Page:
A tribute to Cicero Parker Meek

C. Ottomann, B. Hartmann, L. Branski, C. Krohn

Research output: Contribution to journalArticlepeer-review

22 Scopus citations


Cicero Parker Meek (1914-1979) was working as a general practitioner at the Aiken County Hospital in South Carolina, USA, and had a special interest in the treatment of burn patients. The procedure first presented in 1958 by Meek for a device-based expansion of split-skin (micrografting), which was invented before the mesh technique, is a milestone in the history of burns surgery. The method was forgotten until well into the 90s of the last century, and was only readopted and improved by no longer identifiable physicians at the Red Cross Hospital in Beverwijk. The Meek translation procedure was subsequently modified through the innovations of Kreis and Raff. With increased survival of massively burned patients, mesh grafting fell short of requirements. Mesh grafts of 1:9 expansion are difficult to handle and are vulnerable to dislodgement on the wound bed. Kreis and Raff showed in 1994 that 1:9 expanded mesh grafts did not achieve a true 1:9 expansion on the wound surface, in contrast to 1:9 expanded Meek grafts. Thus Meek grafts provided a highly effective autograft expansion in very large burns. Cicero Parker Meek was an exceptional person in the history of burn therapy.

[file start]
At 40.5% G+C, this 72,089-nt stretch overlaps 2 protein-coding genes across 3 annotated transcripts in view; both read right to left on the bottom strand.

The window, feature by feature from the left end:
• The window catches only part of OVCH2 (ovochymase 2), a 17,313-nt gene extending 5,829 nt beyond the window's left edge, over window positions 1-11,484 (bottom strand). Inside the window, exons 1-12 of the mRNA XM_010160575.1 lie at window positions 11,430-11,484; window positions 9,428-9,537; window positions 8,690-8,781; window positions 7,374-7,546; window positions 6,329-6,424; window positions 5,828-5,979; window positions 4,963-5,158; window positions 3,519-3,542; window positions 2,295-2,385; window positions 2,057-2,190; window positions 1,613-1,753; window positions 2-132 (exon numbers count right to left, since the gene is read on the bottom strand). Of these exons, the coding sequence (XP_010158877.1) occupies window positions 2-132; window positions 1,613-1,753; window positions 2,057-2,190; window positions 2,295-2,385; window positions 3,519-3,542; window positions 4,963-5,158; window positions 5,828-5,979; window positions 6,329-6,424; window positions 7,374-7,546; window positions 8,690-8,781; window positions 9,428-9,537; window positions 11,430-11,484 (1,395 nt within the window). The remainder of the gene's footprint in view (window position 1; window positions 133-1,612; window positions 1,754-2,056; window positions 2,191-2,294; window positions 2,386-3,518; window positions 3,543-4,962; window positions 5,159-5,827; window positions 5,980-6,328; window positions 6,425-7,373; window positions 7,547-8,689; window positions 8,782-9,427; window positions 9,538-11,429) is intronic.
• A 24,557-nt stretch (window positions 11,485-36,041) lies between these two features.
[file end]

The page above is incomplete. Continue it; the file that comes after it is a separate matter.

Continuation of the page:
Original languageEnglish (US)
Pages (from-to)1660-1663
Number of pages4
Issue number8
StatePublished - 2015


  • CP meek
  • Meek
  • Meek technique
  • Skin expansion
  • Skin transplantation

ASJC Scopus subject areas

  • Surgery
  • Emergency Medicine
  • Critical Care and Intensive Care Medicine


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